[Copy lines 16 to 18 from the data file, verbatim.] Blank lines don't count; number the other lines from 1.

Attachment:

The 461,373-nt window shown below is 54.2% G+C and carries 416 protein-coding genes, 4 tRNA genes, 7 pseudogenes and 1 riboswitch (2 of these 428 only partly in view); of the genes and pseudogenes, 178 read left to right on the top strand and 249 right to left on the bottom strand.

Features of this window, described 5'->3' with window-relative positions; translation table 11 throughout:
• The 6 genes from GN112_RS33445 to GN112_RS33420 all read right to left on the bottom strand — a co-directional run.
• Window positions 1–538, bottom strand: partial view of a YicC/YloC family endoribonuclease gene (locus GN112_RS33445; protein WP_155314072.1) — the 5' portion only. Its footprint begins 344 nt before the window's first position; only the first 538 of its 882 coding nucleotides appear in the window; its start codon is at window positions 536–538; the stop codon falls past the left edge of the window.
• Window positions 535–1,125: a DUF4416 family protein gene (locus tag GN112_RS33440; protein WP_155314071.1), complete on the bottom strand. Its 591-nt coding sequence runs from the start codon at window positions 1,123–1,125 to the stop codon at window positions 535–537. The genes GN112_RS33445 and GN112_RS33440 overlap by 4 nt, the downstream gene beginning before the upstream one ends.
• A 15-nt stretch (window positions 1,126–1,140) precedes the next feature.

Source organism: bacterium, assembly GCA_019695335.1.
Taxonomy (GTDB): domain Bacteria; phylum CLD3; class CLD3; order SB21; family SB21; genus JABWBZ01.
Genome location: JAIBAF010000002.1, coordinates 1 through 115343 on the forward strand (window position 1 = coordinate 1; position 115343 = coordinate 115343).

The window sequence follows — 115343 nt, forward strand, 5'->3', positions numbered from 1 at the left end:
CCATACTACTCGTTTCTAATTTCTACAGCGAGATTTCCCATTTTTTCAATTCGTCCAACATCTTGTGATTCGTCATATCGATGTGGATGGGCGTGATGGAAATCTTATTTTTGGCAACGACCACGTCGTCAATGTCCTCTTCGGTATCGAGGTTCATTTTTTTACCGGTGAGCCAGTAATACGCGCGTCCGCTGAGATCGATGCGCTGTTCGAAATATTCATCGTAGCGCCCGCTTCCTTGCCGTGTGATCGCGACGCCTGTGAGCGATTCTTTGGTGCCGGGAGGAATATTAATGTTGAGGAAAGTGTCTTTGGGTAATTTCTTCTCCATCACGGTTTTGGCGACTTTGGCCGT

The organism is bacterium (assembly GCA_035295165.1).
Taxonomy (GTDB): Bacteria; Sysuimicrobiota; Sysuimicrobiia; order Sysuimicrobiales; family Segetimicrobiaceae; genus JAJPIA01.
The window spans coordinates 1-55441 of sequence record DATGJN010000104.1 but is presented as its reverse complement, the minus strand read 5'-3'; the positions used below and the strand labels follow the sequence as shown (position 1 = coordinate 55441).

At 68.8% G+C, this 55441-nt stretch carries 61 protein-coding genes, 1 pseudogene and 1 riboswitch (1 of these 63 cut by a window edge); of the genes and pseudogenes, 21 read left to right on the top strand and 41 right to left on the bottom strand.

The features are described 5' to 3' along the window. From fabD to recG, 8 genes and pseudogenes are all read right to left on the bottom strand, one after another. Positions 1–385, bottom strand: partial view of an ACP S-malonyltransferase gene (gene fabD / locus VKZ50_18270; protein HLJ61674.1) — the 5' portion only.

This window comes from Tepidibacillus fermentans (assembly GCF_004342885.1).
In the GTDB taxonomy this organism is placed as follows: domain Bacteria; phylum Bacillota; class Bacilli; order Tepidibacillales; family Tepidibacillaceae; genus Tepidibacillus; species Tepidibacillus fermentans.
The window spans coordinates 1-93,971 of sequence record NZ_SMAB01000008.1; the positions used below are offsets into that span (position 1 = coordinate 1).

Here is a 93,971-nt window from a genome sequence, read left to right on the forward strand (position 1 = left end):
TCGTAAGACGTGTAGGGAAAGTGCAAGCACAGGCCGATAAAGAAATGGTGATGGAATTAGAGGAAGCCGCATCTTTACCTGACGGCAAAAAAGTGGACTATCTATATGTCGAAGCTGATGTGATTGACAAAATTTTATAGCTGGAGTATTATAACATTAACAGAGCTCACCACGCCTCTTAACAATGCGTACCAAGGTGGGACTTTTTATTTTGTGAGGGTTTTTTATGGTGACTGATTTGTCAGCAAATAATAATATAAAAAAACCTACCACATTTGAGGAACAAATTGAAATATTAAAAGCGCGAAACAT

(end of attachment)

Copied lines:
The features are described 5' to 3' along the window. From fabD to recG, 8 genes and pseudogenes are all read right to left on the bottom strand, one after another. Positions 1–385, bottom strand: partial view of an ACP S-malonyltransferase gene (gene fabD / locus VKZ50_18270; protein HLJ61674.1) — the 5' portion only.

This window comes from Tepidibacillus fermentans (assembly GCF_004342885.1).
In the GTDB taxonomy this organism is placed as follows: domain Bacteria; phylum Bacillota; class Bacilli; order Tepidibacillales; family Tepidibacillaceae; genus Tepidibacillus; species Tepidibacillus fermentans.